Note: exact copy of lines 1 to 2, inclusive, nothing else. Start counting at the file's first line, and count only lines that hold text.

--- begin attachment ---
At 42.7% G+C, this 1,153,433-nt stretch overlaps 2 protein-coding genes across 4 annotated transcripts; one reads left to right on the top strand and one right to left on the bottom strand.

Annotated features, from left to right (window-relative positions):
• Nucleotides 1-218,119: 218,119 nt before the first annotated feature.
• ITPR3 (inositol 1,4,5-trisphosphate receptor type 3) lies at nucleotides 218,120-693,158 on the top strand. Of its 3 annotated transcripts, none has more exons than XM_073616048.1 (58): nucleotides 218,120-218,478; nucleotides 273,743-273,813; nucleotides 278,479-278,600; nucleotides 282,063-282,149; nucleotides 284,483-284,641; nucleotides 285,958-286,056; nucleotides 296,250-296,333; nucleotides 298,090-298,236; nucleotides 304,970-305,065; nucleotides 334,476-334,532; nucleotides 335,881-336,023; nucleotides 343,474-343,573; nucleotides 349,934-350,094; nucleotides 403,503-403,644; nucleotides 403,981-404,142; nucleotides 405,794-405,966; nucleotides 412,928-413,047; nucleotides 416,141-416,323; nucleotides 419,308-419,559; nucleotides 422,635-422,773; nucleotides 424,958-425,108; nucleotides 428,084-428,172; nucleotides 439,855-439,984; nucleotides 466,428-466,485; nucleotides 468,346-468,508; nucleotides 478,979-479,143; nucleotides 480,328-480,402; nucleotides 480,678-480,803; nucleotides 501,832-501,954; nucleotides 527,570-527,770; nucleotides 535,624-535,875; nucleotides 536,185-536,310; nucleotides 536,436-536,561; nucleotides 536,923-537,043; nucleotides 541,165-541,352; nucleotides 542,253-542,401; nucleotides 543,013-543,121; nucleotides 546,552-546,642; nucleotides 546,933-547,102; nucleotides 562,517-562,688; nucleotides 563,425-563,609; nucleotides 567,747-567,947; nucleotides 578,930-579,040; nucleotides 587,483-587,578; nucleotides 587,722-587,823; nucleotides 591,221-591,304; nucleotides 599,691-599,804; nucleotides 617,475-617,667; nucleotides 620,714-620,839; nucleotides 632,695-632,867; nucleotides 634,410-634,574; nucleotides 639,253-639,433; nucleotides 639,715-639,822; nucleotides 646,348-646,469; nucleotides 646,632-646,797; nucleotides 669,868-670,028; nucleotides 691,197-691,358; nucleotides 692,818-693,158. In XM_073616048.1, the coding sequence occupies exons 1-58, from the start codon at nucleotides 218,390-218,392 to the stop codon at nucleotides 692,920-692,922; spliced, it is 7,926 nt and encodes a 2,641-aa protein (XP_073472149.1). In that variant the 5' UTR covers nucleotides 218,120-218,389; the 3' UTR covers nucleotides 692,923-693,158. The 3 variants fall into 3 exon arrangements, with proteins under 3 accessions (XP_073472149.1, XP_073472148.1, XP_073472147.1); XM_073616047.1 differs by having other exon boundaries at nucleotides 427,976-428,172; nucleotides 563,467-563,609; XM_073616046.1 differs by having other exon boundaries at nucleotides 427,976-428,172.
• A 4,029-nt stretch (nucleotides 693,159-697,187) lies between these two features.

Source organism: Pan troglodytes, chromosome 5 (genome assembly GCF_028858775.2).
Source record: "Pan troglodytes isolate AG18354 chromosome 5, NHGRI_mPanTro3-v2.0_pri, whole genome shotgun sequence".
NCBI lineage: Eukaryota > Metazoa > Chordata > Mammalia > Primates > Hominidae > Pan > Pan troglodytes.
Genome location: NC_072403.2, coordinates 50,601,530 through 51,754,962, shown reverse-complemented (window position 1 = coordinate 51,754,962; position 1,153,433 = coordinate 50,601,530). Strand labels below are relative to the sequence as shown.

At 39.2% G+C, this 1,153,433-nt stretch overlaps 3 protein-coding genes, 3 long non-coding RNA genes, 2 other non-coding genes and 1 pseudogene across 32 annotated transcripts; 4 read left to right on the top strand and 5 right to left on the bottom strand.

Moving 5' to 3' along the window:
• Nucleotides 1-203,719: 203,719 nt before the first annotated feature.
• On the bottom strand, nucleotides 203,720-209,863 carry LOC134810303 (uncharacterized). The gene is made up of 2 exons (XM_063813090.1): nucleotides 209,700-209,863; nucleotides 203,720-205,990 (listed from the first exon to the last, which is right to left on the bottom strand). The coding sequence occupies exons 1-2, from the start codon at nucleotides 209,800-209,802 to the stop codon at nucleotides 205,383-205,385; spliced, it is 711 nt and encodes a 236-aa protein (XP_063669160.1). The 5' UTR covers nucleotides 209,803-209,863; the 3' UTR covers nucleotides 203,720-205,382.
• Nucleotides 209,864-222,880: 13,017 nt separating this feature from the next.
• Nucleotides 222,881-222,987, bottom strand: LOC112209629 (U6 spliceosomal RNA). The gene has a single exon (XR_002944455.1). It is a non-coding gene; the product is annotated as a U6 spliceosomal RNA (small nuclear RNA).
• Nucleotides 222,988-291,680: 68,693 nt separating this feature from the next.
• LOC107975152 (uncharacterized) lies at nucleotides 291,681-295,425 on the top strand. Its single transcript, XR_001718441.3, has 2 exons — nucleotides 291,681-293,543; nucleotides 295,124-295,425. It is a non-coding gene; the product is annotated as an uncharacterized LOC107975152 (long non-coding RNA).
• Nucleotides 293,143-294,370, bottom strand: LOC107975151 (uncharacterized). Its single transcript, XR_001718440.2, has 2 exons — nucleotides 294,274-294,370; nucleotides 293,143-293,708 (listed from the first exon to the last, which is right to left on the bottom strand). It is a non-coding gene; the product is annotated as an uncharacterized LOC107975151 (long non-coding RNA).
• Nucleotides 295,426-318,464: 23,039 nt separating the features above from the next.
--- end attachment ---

At 42.7% G+C, this 1,153,433-nt stretch overlaps 2 protein-coding genes across 4 annotated transcripts; one reads left to right on the top strand and one right to left on the bottom strand.

Annotated features, from left to right (window-relative positions):